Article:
Graveyard or cemetery is one aspect of remembering the dear departed. The elaborate celebrations in their honour, like at the first Annual Memorial Mass, is one way of honouring the departed. I attend daily Mass and several intentions are read out by the priest are for the individual departed souls or for the souls of all family members collectively. It is also possible that in the case of recent bereavements, there may be visit to the grave on the birthday or death anniversary of the departed. Then there is a common rush to the cemetery on All Souls Day (November 2) with flowers and candles. For this last occasion, the parish organises the general housekeeping of the cemetery and some people whitewash the (non-marble) graves. Otherwise, the dear departed, represented by their graves, are out of sight and out of mind.
This results in highly neglected state of these monuments on which impressive sums are expended initially. Most cemeteries are marked by growing trees which shed their leaves on a sustained basis. They also host birds whose droppings mess up the monuments. And there is air-borne dust which settles in thick and sticky layers on the monuments.
On a recent visit to my wife Lynette’s monument in Bondel parish cemetery, I spied a lady, with a helper with bucket of water, cleaning solution, brush and mop. Fortunately, the pair did not have to bring water from outside because there is a functioning tap provided by the parish within the cemetery compound. On asking, the young lady organising the clean-up, I learnt that she had come from Mumbai to visit the monument of her recently expired brother. Coming all the way from Mumbai to pay her respect to her brother, she had to start with cleaning layers of dust and bird dropping. It is no better for the local parishioners.
Is there a better way of tackling this? The churches charge a certain (impressive) amounts for burial in an exclusive grave (call it real estate transaction). Then, if you want to build a monument (whose outer dimensions are controlled – fair enough), you have to pay another hefty amount.
It can be legitimately asked as to what happens to these amounts and why can’t part of these funds, or interest thereon, be used for sustained maintenance/housekeeping – say once a week – throughout the year without waiting for All Souls Day?
On the other hand, without going into parish accounts or getting into argument with parish councils and such other bodies, those having love and concern for their dear departed can float a Cemetery Maintenance Corpus Fund and organise sustained (weekly) maintenance of the cemetery.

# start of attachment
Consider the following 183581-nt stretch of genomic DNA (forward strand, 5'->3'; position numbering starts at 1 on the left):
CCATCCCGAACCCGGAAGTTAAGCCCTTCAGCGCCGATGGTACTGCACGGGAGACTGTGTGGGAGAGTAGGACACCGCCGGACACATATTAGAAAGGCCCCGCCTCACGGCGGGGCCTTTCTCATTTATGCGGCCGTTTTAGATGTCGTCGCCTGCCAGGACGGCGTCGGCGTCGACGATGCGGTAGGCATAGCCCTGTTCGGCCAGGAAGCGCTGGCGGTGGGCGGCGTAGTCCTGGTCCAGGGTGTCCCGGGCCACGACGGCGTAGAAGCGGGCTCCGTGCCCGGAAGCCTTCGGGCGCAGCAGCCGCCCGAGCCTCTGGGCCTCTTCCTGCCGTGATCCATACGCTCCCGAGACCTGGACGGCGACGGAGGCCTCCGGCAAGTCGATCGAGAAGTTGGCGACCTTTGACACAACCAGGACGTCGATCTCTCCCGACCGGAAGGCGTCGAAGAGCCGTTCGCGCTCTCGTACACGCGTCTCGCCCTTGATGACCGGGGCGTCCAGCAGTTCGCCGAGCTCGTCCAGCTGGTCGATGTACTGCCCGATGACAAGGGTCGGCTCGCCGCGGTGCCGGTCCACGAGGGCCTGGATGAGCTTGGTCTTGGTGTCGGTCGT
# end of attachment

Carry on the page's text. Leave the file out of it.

I am weak at maths and hence present a simple proposition. If there are 100 monuments built in a small parish cemetery, like Bondel, and each monument sponsor contributes Rs 10,000 on one-time basis, the total would be Rs 10 lakhs. At current fixed deposit interest rates it yields annual interest of Rs. 70,000+. Of this, a person can be contracted for weekly cleaning of the graveyard for about Rs 5,000 a month leaving some Rs 10,000 annually for cleaning materials, brooms and mops. The sum available to the cleaning contractor (person) works out to Rs 1000 per working day on the basis of five weeks per month. Not a bad proposition even if he works the full day of 8 hours. The operation and sums involved can be scaled down or up depending on the number of monument patrons involved in a given parish.
Who will bell the cat? There should be least involvement of parish management hierarchy. A small (Three?) independent committee, answerable to the parish priest, seems a good start. It could receive suggestions and complaints and act on them. It is a great opportunity for people to continuously honour their dear departed by keeping their graves spic and span.
This is a grave subject sometimes marked by epitaphs laced with pun. Lawyer John (not me!) collapsed in court while arguing a case. He was laid on the floor pending arrival of the ambulance –and made some media headlines. He didn’t survive. His epitaph read: “Here lies he who lied in court.”